I wanted to believe, of course I did! However unlikely, the details were stacking up; the initials GLM, George Leigh Mallory; the provenance, brought by a Tibetan trader; finally, it was the very model of Kodak that G.L.M had taken on that fateful day. I sat down to think about this. But how did it get from Everest to Thamil? The only answer I came up with was that a local high altitude porter had found it on one of the early Chinese expeditions and had surreptitiously brought it down with the aim of supplementing his meager earnings.


Steady Alan, no running down the street screaming - Mallory made it first! Nothing hasty! First I would bide my time - no mad dash to the ‘Daily Drivel’. Then it finally struck me with all the finesse of a falling Yeti - the photo might still be in that little box sitting beside me. Yes, THAT photo - Mallory and Irvine standing on the summit of Everest. Almost akin to discovering footage of Gagarin standing on the lunar surface in 1967 - ‘one small step for Marxism.’


There was nothing else for it - the conclusive evidence lay within. My fully equipped darkroom was still there, although unused for some time. I felt confident in my skills and decided there was no reason to delay. I started by cleaning and dusting the small darkroom thoroughly before checking my equipment and materials. I then decided to test my skills on an old undeveloped film that I found in a corner. No problems. Time for the real thing now - I felt confident but that didn’t stop my hands starting to shake after switching on the red safety light and starting to open the camera.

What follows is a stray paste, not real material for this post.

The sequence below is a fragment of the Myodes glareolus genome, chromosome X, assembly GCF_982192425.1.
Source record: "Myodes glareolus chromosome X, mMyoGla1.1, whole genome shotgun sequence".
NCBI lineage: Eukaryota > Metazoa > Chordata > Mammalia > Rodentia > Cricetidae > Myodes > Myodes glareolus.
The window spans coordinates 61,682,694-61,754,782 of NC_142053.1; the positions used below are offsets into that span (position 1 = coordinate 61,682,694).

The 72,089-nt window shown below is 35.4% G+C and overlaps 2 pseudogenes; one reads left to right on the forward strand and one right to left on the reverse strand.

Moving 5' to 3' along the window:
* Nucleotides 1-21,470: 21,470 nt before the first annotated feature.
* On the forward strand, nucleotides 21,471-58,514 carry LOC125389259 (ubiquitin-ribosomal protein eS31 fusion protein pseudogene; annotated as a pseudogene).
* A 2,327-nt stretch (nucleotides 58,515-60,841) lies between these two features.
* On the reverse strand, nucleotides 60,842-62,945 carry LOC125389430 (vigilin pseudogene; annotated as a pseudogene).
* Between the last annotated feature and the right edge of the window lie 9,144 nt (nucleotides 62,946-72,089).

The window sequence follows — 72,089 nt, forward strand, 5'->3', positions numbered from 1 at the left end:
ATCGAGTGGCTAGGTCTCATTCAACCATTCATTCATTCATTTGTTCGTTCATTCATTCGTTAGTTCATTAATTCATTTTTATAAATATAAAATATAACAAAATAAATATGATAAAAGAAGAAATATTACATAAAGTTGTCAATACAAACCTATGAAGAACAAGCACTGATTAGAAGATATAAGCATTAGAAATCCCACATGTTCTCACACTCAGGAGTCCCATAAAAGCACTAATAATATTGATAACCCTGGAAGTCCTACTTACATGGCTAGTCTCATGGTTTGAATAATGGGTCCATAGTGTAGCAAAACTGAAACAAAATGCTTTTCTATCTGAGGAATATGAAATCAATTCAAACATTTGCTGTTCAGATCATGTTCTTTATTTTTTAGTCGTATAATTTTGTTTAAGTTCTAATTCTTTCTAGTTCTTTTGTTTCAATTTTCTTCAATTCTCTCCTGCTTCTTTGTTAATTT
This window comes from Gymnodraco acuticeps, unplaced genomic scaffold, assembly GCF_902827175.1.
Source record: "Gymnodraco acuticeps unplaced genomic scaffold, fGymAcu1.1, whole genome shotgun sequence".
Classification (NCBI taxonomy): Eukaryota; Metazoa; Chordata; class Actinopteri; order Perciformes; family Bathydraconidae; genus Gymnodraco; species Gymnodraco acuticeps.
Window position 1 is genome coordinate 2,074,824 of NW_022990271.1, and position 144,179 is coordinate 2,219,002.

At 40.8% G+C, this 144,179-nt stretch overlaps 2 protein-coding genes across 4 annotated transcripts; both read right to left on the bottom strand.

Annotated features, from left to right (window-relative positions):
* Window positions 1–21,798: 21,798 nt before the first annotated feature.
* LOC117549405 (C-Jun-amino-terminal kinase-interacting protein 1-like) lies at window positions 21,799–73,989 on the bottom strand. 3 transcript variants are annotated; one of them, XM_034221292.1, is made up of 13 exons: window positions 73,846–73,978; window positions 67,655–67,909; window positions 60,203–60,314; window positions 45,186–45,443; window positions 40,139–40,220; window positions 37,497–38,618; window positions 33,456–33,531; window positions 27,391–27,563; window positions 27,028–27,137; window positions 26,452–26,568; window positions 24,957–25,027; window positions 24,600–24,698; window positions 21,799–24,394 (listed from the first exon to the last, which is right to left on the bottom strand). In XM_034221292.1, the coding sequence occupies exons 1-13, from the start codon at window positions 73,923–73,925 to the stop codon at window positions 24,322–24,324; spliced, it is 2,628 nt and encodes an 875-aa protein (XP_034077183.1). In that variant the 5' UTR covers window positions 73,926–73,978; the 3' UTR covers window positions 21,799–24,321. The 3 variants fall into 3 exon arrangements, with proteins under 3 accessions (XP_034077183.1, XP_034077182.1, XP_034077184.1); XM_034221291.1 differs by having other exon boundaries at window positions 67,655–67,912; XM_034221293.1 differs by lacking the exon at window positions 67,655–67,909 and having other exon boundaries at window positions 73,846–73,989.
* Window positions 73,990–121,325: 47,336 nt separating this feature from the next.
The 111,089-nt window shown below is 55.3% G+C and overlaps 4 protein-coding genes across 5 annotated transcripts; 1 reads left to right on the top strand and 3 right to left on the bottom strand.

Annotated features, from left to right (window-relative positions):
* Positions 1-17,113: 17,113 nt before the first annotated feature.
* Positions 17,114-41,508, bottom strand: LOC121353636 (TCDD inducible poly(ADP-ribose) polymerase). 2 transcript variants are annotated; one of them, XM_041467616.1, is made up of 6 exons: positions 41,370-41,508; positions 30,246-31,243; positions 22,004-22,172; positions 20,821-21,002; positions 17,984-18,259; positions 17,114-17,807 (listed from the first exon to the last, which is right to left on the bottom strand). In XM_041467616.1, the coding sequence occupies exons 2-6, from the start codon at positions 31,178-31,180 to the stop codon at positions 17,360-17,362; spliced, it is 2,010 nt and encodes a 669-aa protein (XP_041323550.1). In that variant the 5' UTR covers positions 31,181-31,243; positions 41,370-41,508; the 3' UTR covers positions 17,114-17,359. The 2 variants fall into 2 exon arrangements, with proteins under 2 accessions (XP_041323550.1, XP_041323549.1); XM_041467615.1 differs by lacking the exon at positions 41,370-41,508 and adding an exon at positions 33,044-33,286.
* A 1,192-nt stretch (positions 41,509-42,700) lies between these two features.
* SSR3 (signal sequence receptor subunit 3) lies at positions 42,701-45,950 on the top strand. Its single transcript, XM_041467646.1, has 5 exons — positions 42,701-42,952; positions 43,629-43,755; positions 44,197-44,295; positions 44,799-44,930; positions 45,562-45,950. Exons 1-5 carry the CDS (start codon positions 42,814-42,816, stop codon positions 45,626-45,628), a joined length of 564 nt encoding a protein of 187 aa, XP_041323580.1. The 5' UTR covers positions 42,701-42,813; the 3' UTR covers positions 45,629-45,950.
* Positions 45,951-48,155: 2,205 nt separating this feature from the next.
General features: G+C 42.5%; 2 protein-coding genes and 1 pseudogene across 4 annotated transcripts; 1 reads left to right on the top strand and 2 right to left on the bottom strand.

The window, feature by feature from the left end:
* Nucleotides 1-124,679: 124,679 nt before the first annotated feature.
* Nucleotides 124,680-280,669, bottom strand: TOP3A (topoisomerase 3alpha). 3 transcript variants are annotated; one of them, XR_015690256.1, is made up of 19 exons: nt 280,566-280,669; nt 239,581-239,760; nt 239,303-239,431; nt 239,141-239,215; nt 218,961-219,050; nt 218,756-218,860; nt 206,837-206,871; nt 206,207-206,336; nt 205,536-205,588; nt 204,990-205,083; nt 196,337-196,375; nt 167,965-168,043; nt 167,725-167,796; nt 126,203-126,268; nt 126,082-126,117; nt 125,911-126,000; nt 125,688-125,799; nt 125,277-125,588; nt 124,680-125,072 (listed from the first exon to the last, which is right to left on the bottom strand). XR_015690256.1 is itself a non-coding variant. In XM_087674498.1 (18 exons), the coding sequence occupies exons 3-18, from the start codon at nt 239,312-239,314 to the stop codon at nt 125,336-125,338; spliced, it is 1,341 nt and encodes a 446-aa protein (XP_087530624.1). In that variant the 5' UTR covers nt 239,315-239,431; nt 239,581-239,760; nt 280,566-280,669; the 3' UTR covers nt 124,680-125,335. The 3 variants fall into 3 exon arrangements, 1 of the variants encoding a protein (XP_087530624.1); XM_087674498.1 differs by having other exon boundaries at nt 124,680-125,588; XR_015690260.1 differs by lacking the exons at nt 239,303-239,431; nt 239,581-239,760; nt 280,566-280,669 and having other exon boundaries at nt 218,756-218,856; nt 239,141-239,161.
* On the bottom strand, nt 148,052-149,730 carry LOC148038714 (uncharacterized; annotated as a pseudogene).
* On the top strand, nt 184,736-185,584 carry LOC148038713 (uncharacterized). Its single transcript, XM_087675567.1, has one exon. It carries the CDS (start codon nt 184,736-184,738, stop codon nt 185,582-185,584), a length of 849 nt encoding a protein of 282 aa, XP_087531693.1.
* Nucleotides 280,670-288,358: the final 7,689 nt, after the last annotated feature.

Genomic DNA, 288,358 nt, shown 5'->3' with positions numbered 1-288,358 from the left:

All went well and soon I was gazing expectantly at the paper in the tray of developer. This moment of revelation is the photographer’s ‘fix’. Yes, here is it coming. The act of creation - out of the void comes the …?


I used the tongs to lift out the paper and put it into the tray of fixer. I had to sit down on the chair as my legs shook. I gazed at the clear image. There was no mistaking that I was seeing George Mallory posing on the summit holding his small Union Jack. It was obvious that the photo had been taken by Sandy Irvine.


I hung it up to dry and busied myself with small tasks as I allowed the photo to dry. It was time to think about what I should do next.  I took the photo to the bedroom where the camera still lay. I occurred to me that I hadn’t finished examining the camera although now it seemed a formality. To my consternation I discovered a small waxed pocket on the inside of the case. Opening it I was flabbergasted to find a small folded piece of notepaper.